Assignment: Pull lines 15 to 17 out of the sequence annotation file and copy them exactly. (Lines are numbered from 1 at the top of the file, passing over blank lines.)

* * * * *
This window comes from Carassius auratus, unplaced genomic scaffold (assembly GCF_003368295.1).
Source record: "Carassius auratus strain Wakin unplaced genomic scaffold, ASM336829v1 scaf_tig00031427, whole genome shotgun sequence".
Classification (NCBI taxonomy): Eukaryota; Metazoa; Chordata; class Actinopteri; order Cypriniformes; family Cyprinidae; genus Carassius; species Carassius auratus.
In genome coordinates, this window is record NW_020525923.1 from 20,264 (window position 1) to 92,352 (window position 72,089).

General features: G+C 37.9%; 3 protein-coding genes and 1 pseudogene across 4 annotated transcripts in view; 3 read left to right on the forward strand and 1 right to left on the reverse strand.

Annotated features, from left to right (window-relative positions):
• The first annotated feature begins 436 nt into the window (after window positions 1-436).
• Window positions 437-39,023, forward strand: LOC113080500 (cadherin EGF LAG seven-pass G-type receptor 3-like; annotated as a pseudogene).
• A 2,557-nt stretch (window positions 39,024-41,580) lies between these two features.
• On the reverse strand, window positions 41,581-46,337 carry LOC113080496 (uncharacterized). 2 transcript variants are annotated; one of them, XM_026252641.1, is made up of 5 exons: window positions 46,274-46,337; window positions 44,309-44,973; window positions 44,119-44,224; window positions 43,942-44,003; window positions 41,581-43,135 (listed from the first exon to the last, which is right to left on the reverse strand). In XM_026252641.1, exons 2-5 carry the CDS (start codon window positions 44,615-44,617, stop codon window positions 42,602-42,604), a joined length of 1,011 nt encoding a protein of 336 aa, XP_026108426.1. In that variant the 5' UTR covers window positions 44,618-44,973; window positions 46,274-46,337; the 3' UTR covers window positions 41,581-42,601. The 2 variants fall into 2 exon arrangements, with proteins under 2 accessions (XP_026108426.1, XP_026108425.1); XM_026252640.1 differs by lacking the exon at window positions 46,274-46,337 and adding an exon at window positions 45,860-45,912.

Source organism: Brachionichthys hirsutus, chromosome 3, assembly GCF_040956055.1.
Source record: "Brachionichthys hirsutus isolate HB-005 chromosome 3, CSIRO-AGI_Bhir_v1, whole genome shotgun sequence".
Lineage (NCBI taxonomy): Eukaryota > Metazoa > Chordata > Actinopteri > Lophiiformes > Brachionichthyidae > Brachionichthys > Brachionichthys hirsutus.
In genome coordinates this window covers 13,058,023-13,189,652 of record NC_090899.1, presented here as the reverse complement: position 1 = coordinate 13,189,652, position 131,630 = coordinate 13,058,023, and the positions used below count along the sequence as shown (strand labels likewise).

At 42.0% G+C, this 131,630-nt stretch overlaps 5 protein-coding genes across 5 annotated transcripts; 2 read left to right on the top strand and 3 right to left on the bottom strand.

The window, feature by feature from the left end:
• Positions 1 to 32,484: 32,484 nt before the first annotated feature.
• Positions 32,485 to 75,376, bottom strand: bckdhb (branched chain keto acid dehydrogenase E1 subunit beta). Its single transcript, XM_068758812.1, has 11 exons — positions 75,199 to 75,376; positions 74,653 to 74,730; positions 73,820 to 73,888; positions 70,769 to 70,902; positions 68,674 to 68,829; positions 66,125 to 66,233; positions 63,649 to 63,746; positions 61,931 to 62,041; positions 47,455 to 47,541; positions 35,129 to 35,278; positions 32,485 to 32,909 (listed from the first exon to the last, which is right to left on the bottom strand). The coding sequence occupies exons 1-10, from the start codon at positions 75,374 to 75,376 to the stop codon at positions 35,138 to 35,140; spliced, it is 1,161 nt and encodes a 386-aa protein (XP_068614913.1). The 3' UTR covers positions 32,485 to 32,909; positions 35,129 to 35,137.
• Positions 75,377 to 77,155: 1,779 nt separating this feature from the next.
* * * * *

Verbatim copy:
At 42.0% G+C, this 131,630-nt stretch overlaps 5 protein-coding genes across 5 annotated transcripts; 2 read left to right on the top strand and 3 right to left on the bottom strand.

The window, feature by feature from the left end:
• Positions 1 to 32,484: 32,484 nt before the first annotated feature.